Square Enix’s Mana series, like the SaGa series, is finding new life and respect in recent years, what with the Secret of Mana remake, Collection of Mana localization, and Trials of Mana remake. It’s an opportunity for new appreciation. Fortunately, that means Legend of Mana is getting its own moment on the Switch, PS4, and PC with a remaster. While it doesn’t exactly address every issue present in the original game, it looks amazing and includes some features that might ease frustrations.
Rather than one story, Legend of Mana is the tale of many people figuring out how to get by and managing varying relationships after devastating tragedies and events. While you’re undoubtedly a hero and someone rebuilding the world, it often feels like you aren’t the focus. And you’re not. This isn’t your story. This is the story of survivors of a race that’s going extinct. It’s the tale of friends who are pulled in different directions because of conflicts between their races and roles. It’s a look at what happens when two siblings fight against each other in the name of different causes. It’s about relationships and restoration.
Given Legend of Mana is a Mana series game, certain elements remain consistent. It is an action-RPG where you can trigger combos with light and powerful attacks to deal damage and stun. You can build up a gauge to perform special moves. You can craft and plant. There’s monster raising. If you have a friend nearby and an ally, they can control the second player. In many ways, it is comforting in its familiarity.
Which is good, because the general concept throws protocol right out the window. Legend of Mana is set in a world where its lands were saved and stored as artifacts following a major war. You collect these items as you go about adventures and stumble into other peoples’ stories. Then, you use them to rebuild lands. As you do, you trigger more events and see major and minor affairs that offer a better idea of what’s going on. It’s freeform in a way many SaGa games are. And if you want to find every bit of plot, you either will have to do a lot of roaming around or find a guide.
Though, there are some elements that don’t exactly work as you might expect. For example, when Duelle is telling you how to attack, the buttons you’d use to perform might be absent. Also, Legend of Mana is very much a game that tends to leave you to your own devices when figuring out concepts. It is still lacking when it comes to tutorials.
Fortunately, two mechanics unique to the remaster can make those elements easier to deal with. You can turn off normal enemy encounters. This is especially handy when attempting to find the trigger for an event or correct path through an area. You can also save at any time. Which again, is quite handy if you’re unsure about artifact placement or what to do after starting certain events. These both feel like anti-frustration features in a game that could otherwise confound people.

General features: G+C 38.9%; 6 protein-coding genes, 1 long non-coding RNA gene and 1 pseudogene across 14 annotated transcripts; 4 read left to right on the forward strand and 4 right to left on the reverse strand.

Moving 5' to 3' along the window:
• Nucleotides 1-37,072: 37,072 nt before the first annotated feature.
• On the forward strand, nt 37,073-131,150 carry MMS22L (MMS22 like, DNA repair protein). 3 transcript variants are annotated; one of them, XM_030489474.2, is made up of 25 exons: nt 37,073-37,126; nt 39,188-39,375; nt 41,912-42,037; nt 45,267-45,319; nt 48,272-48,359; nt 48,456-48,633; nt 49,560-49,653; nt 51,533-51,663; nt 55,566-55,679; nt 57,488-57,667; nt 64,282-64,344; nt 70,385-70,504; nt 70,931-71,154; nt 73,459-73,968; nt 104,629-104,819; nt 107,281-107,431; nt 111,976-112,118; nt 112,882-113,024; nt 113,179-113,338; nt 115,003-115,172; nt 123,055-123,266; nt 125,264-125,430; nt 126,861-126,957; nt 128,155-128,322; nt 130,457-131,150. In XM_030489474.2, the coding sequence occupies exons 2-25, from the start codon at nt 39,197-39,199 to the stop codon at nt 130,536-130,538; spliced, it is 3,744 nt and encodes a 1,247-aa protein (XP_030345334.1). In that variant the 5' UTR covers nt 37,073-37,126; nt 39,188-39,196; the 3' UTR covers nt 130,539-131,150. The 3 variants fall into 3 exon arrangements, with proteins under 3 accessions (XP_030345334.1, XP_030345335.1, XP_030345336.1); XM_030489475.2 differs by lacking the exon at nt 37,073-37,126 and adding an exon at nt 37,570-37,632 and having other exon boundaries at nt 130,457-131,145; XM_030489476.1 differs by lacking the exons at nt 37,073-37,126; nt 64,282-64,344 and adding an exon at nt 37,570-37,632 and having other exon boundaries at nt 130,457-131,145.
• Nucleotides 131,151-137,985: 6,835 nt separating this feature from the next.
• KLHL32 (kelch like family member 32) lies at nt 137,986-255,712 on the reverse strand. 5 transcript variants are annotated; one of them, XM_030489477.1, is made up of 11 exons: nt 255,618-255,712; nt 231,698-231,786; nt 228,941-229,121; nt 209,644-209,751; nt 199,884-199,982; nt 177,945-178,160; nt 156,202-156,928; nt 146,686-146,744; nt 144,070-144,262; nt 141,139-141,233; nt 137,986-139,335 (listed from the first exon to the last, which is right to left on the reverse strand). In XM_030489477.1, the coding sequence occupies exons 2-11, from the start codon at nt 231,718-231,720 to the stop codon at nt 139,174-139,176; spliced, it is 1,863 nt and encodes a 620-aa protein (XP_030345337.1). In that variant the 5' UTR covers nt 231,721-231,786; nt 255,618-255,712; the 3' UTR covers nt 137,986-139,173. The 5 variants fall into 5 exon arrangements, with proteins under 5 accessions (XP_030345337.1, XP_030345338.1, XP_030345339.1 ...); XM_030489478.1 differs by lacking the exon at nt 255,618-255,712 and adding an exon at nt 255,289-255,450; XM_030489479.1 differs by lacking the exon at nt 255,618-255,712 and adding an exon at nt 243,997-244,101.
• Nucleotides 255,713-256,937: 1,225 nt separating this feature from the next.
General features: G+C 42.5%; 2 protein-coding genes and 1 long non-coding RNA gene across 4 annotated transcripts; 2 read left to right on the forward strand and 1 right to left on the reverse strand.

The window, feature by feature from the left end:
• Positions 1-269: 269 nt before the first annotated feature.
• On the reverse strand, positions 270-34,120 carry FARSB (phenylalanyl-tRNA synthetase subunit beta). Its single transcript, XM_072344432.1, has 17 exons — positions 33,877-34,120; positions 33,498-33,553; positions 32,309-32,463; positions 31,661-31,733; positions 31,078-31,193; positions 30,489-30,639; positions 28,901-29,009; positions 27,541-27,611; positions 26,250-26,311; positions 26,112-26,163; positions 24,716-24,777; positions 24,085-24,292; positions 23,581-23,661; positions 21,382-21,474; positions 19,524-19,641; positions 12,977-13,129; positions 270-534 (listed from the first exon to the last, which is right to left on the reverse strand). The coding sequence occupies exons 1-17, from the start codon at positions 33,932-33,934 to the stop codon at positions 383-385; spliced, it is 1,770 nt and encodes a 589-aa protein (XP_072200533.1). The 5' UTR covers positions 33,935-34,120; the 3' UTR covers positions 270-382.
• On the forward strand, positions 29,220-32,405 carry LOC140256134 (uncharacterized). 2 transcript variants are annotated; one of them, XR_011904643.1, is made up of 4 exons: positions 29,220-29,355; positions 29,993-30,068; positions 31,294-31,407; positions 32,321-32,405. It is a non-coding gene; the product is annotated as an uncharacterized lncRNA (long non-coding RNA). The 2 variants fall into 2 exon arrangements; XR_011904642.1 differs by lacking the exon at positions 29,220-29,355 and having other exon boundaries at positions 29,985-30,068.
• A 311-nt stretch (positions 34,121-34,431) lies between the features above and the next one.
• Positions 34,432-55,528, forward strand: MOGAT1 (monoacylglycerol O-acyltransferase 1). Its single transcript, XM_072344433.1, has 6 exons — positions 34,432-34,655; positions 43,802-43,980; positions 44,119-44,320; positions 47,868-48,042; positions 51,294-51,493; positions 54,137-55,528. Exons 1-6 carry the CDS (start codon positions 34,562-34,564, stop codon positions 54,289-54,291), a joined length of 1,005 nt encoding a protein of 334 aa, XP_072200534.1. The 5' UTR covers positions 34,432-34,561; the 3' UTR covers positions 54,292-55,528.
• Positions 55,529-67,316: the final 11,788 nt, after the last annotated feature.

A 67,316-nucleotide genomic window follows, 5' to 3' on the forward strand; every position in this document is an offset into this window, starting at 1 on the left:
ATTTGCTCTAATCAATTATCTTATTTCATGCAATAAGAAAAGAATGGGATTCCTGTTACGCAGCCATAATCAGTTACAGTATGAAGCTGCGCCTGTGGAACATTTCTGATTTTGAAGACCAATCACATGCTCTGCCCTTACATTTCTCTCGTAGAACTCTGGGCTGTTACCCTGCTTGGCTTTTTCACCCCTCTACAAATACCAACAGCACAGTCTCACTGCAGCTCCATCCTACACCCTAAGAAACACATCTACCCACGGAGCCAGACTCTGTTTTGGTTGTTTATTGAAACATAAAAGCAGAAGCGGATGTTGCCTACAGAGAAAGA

But the appeal here lies in two things. One is having access to an entry that people might have missed. And it is definitely everywhere with this remaster. There’s the new widescreen perspective for Legend of Mana, which works quite well on the Switch. Its controls adapt well to the handheld. The new UI work makes it easy to read without detracting from the original design.
Not to mention how well that original design holds up. M2 is a master of ensuring old games look great on modern hardware. The nature of Legend of Mana means the efforts worked out extraordinarily well. As this is a 2D game, with elaborate sprite work and environments, the remaster means it is clear, crisp, and stunning. Every character is filled with personality, and you can appreciate and see every detail. And its soundtrack remains a delight.
With this Legend of Mana remaster, we have a chance to appreciate an entry in the series that might not enjoy the same attention and affection as Secret of Mana or Sword of Mana. Like installments in another Square Enix series, it dared to be different in telling its story. That said, some of its quirks then hold true. Those unwilling to be patient or experiment could miss out on a lot. It isn’t always as intuitive as one might expect. But it is still a case of M2 making something old look and run well again and one of the better and more unique entries in the series.
The Legend of Mana remaster will come to the Nintendo Switch, PlayStation 4, and PC on June 24, 2021. It is also available on the PlayStation.